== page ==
The COVID-19 pandemic continues to have a profound effect on Canada’s economy and, critically, the health, safety and security of workers.
Canada’s slow-moving vaccine rollout has clearly delayed economic re-start efforts, relative to other nations. However, new vaccine shipments entering Canada will greatly improve access in the near term. As health professionals work to vaccinate a critical mass of residents in the coming months, Canada must consider how to safely and gradually lift restrictions, open up businesses and get workers back to work.
Establishing a National Framework
Unifor encourages government to consider all available options that enable the safe restart of services and moving unemployed workers back into jobs.
This includes the implementation of certificates of vaccination in sectors where similar programs already exist (e.g. international air travel) along with others that may be well served by them, complemented by strict pre-screening measures along with diagnostic testing.
Various efforts to establish such certificates are underway in several jurisdictions and within industries. It is imperative that all levels of government in Canada work together to establish a framework and clear guidelines that support a seamless and consistent application of certificates that best coordinates a beneficial re-start to the Canadian economy.
Science must guide Canada’s re-start efforts
The prospect of fully reopening Canada’s economy is positive news for tens of thousands of Unifor members working in hospitality, gaming and passenger transportation – and millions more nation-wide – devastated by layoffs and loss of income due to service restrictions. For the first time since the start of this pandemic, a return to work appears within reach.
Despite the obvious economic advantages of a quick and safe return to work, Unifor recognizes that strong scientific evidence must underpin such efforts, to avoid the risk of potentially debilitating consequences should vaccines prove non-durable and unable to prevent transmission.
Unifor also encourages government officials to resolve the valid concerns laid out in the March 2021 Chief Science Advisor’s report regarding vaccine certifications. The Chief Science Advisor helpfully outlined a series of issues, including those related to equity, the appropriateness of application among vulnerable populations, personal privacy and data protection as well as human rights that may be incompatible with certain forms of vaccine certification.
Governments must balance these considerations against public health and the economic well-being of residents, to ensure fair and equal treatment. Such actions must not contravene the Charter of Rights and Freedoms or human rights statutes.
Toward ‘critical mass’ immunization
Unifor recognizes that until vaccines reach a critical mass of people in Canada, we cannot expect business-as-usual. Our union commits to further supporting the federal vaccination program, encouraging voluntary worker vaccinations throughout the country and removing barriers to vaccination.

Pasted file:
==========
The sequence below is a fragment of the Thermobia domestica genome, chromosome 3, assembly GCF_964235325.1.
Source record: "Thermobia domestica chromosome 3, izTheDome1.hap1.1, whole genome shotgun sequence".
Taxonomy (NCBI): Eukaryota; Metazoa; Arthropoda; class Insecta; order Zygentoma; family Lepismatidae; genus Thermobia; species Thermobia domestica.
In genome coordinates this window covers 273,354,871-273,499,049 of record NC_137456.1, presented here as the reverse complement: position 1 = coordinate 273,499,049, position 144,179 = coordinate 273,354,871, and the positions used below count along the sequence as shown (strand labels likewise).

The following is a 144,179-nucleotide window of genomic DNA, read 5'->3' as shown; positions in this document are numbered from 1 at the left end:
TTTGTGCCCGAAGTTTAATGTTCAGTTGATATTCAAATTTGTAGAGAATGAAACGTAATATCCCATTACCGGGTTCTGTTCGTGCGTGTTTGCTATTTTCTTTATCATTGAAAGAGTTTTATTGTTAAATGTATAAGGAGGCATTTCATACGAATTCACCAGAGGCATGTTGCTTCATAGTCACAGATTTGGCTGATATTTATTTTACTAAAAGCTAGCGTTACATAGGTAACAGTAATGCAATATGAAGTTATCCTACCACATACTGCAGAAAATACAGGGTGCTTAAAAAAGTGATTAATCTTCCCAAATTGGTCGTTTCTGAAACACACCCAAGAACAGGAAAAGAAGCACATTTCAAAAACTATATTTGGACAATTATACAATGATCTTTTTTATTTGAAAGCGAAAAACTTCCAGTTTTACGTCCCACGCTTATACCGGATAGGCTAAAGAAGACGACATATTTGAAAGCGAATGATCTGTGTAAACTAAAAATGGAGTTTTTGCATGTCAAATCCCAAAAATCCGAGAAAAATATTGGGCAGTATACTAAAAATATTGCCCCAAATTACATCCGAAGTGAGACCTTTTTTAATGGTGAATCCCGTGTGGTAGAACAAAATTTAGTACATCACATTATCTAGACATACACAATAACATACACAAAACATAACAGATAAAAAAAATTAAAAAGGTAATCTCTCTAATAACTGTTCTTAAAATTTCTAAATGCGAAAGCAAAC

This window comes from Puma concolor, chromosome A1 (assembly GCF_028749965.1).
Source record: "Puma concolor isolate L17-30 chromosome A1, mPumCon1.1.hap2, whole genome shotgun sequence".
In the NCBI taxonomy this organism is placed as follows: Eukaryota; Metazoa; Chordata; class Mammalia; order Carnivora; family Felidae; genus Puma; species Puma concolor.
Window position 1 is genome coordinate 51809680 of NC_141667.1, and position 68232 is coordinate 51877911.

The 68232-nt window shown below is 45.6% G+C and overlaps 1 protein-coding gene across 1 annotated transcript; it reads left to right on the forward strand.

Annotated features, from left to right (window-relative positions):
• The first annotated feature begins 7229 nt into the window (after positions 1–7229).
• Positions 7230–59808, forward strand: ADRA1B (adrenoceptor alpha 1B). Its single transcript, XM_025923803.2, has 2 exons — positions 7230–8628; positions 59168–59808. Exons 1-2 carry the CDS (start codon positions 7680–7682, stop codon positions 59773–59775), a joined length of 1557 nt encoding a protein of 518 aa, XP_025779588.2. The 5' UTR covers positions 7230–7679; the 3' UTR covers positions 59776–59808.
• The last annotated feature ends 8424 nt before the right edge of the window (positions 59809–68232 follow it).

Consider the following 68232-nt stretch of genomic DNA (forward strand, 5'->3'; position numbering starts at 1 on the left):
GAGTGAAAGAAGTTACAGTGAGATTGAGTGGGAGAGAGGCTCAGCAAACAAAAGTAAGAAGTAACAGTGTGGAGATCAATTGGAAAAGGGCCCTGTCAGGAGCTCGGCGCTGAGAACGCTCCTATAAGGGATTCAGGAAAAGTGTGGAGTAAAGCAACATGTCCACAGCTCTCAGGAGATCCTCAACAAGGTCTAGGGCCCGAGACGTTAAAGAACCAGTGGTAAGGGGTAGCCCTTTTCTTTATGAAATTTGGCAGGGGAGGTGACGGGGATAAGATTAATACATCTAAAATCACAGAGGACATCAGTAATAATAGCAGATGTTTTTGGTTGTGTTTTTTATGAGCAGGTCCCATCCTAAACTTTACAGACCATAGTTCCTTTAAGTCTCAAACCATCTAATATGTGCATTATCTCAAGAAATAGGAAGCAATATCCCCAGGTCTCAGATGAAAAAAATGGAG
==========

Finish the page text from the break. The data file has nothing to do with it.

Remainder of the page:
Unifor will also continue to promote greater vaccine access throughout the world, urging governments to explore all options, including the easing of intellectual property barriers to encourage greater domestic vaccine production and supply, especially in underserved jurisdictions.
Workers need a seat at the table
As dialogue toward an economic re-start continues between government officials, health experts and business organizations, it is imperative that labour unions and community health advocates have a seat at the table.
This multi-stakeholder approach to workplace health and safety has served Canada well since the onset of the pandemic, and must continue.
All individuals must remain vigilant in adhering to public health guidelines and take necessary personal safety precautions to stay safe and prevent community spread. Governments and employers must do their part and act with haste to provide critical supports, including permanent paid sick days.
Government must foster a fair, inclusive and resilient recovery
The pandemic has exposed major fault lines in Canada’s physical, legislative and social infrastructure, including inadequate employment standards (e.g. paid sick days), a frayed social safety net (e.g. unemployment insurance supports) and diminished domestic supply chain for necessary goods (e.g. personal protection equipment, medicines and critical goods). These obvious gaps, long dismissed by governments, only made a bad situation worse.
Unifor recognizes that this pandemic will not be over for anyone, until it is over for everyone. As such, we commit to relentlessly championing progressive, practical and principled policies to repair these deficiencies and facilitate a safe return to work in the spirit of building a fair, resilient and inclusive economy.